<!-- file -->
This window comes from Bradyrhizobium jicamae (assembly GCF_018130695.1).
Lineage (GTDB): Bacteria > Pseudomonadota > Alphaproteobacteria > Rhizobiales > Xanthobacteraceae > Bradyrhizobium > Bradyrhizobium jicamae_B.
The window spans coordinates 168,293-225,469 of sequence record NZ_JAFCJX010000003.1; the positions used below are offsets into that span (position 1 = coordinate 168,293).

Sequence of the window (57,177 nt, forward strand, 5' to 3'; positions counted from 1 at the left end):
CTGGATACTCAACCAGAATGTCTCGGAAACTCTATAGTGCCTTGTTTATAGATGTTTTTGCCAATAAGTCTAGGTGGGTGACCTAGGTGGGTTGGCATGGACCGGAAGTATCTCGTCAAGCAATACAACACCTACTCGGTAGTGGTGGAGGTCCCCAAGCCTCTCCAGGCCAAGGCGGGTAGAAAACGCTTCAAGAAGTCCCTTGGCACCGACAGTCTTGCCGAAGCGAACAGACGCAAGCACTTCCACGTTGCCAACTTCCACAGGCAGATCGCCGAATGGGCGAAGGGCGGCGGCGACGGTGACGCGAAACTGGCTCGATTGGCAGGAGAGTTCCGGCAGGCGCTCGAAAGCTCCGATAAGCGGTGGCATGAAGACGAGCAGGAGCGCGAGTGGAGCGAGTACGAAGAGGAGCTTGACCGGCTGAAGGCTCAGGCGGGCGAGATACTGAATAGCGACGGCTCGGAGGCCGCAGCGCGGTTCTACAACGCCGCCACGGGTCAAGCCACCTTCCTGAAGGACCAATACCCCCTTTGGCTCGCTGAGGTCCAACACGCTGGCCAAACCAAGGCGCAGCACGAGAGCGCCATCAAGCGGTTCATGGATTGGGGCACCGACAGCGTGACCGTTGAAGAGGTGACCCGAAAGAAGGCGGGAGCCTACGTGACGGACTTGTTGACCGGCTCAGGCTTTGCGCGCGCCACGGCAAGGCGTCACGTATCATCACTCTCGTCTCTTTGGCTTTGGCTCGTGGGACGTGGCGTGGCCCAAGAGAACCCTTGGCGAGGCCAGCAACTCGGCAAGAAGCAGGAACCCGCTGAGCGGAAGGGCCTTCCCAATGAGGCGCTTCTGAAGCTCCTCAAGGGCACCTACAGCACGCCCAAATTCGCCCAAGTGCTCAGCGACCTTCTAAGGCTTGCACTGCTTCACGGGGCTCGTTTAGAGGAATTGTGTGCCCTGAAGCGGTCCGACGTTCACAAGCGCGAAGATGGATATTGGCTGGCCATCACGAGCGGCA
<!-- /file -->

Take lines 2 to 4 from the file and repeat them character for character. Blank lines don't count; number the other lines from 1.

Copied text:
Lineage (GTDB): Bacteria > Pseudomonadota > Alphaproteobacteria > Rhizobiales > Xanthobacteraceae > Bradyrhizobium > Bradyrhizobium jicamae_B.
The window spans coordinates 168,293-225,469 of sequence record NZ_JAFCJX010000003.1; the positions used below are offsets into that span (position 1 = coordinate 168,293).

Sequence of the window (57,177 nt, forward strand, 5' to 3'; positions counted from 1 at the left end):